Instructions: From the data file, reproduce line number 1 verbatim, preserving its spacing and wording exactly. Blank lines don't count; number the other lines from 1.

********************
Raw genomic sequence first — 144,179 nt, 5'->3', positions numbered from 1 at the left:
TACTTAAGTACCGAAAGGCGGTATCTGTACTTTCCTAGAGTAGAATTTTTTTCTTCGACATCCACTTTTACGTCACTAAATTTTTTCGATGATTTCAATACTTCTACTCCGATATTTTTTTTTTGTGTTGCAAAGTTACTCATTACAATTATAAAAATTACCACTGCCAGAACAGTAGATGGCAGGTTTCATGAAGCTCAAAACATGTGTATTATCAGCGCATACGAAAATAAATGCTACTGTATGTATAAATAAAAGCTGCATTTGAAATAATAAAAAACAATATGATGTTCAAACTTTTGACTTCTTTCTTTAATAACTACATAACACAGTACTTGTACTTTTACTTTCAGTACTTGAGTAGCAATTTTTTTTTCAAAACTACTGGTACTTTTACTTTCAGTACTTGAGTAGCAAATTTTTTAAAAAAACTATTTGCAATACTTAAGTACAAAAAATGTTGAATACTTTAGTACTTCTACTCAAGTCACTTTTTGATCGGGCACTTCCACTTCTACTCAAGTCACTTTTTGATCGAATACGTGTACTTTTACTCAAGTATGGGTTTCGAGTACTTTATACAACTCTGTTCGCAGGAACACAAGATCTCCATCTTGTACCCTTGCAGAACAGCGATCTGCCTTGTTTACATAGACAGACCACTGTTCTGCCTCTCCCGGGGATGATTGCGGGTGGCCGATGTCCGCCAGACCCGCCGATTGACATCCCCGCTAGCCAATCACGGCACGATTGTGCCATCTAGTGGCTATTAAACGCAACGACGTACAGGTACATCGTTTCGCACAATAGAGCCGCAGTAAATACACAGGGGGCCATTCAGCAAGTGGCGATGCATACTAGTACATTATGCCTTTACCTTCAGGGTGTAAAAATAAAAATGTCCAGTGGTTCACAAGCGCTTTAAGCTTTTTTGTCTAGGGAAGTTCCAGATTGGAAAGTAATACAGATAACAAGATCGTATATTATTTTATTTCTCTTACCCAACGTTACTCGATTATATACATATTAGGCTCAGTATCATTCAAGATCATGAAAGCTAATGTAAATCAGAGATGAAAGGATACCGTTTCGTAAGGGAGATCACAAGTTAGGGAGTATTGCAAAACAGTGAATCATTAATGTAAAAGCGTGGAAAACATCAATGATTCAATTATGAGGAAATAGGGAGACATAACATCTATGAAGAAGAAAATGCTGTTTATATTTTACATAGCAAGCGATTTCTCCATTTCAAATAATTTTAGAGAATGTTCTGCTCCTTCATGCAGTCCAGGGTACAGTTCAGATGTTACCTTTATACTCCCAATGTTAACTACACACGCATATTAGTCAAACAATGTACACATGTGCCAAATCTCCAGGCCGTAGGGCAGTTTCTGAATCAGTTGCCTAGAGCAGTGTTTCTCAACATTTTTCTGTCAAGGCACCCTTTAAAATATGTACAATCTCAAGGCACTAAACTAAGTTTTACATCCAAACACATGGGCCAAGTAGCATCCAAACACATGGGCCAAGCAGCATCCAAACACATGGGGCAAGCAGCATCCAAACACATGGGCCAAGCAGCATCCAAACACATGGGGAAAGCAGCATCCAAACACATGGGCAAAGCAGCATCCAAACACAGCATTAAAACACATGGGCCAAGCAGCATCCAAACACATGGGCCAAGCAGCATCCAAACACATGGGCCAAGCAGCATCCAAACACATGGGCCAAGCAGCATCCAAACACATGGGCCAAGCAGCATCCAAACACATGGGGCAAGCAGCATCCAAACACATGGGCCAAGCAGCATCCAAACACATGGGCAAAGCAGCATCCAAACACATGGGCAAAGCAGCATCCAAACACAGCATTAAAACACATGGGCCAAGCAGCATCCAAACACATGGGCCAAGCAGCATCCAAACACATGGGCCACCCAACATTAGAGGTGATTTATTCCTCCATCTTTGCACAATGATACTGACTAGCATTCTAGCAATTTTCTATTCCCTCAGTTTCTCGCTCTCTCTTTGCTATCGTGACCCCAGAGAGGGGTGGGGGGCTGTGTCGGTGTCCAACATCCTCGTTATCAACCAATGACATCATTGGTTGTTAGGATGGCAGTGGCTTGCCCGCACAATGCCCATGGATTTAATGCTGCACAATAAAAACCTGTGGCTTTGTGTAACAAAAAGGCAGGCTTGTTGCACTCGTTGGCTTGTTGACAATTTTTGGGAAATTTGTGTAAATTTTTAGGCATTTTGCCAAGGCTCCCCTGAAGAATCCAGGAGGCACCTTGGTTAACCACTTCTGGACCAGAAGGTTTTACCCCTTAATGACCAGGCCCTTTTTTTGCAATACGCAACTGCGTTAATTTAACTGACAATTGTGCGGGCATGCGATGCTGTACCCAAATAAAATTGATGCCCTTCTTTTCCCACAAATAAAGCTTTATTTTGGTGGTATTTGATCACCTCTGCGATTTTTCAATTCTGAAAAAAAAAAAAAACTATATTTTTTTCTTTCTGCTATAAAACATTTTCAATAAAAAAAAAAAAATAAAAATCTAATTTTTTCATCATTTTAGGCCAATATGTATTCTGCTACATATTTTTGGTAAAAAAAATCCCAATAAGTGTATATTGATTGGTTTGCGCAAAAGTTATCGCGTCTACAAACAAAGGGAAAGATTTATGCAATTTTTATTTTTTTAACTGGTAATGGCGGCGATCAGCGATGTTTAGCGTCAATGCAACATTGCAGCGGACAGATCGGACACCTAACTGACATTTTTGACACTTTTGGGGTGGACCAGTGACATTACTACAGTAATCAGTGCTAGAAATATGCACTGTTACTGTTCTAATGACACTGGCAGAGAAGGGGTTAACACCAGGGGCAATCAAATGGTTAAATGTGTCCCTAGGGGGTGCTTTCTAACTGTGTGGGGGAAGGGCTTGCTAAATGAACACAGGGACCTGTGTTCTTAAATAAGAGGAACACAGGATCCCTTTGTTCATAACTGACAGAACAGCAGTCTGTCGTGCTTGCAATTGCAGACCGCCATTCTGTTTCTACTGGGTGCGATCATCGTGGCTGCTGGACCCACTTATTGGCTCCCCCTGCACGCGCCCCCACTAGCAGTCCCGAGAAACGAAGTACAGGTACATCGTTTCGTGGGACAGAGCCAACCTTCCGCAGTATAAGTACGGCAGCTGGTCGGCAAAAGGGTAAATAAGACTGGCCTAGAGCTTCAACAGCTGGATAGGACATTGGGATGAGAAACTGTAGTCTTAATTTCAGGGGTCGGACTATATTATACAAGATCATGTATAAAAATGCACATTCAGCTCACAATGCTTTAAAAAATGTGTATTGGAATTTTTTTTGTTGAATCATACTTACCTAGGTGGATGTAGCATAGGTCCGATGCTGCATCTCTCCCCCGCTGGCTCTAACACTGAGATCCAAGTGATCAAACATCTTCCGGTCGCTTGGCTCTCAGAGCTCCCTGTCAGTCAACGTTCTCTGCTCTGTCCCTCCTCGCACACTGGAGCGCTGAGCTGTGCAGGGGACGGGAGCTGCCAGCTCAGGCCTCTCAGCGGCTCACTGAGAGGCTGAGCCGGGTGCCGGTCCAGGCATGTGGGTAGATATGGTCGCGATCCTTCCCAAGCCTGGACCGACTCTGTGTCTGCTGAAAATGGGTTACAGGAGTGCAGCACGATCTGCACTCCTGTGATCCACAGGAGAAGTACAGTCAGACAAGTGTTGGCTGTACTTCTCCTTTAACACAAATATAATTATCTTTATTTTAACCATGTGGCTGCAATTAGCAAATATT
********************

Raw genomic sequence first — 144,179 nt, 5'->3', positions numbered from 1 at the left: